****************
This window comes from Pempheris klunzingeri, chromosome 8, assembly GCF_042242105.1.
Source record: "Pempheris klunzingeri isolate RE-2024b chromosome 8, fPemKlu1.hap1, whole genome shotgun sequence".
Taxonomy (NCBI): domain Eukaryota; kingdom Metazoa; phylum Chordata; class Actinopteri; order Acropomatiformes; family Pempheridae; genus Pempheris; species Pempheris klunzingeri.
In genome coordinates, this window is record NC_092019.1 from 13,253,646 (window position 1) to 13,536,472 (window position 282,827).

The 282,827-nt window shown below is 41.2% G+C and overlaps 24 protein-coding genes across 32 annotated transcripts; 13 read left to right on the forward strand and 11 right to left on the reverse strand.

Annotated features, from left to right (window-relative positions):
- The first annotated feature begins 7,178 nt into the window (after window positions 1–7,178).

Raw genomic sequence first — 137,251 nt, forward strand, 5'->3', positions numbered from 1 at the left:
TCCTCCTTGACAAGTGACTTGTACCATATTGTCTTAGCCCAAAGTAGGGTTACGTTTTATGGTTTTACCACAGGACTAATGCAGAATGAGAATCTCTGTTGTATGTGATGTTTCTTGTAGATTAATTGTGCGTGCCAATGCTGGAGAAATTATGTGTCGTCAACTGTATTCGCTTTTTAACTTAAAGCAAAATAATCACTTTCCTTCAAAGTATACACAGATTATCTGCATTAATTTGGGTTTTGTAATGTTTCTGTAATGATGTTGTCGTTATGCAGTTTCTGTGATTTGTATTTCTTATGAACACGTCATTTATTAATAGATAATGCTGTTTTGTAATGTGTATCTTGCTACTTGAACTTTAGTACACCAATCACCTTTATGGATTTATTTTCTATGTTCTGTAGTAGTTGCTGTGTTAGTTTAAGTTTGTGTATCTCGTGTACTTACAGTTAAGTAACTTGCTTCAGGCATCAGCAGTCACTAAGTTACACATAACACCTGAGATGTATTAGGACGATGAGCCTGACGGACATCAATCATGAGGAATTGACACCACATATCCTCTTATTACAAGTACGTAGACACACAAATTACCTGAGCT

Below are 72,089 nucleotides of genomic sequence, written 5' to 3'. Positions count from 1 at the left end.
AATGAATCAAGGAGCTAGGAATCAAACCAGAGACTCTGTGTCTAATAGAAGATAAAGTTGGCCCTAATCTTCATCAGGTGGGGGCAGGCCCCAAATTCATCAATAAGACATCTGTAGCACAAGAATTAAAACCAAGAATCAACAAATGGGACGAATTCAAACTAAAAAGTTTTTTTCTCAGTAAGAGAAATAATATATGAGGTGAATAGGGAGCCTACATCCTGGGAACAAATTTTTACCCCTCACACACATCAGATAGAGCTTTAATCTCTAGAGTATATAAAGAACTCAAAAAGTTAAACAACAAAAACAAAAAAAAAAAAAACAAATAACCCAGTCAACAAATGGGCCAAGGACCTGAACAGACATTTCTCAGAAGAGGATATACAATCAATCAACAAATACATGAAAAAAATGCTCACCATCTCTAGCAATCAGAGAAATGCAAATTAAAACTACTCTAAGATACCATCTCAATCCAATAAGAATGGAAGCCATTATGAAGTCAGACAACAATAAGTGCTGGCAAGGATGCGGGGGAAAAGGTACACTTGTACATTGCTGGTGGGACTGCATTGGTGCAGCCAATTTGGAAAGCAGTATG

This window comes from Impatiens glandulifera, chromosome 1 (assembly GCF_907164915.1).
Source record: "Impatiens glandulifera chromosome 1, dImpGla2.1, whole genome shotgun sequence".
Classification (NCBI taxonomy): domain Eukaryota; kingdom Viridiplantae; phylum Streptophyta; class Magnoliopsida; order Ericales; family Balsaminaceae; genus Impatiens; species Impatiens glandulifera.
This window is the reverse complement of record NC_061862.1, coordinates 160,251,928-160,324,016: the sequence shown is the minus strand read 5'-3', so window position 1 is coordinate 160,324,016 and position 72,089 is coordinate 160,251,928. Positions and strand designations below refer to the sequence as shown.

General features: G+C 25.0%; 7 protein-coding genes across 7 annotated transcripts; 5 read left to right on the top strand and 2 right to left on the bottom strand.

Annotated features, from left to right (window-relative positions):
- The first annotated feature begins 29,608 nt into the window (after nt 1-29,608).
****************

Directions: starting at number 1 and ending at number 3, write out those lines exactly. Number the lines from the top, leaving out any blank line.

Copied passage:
This window comes from Pempheris klunzingeri, chromosome 8, assembly GCF_042242105.1.
Source record: "Pempheris klunzingeri isolate RE-2024b chromosome 8, fPemKlu1.hap1, whole genome shotgun sequence".
Taxonomy (NCBI): domain Eukaryota; kingdom Metazoa; phylum Chordata; class Actinopteri; order Acropomatiformes; family Pempheridae; genus Pempheris; species Pempheris klunzingeri.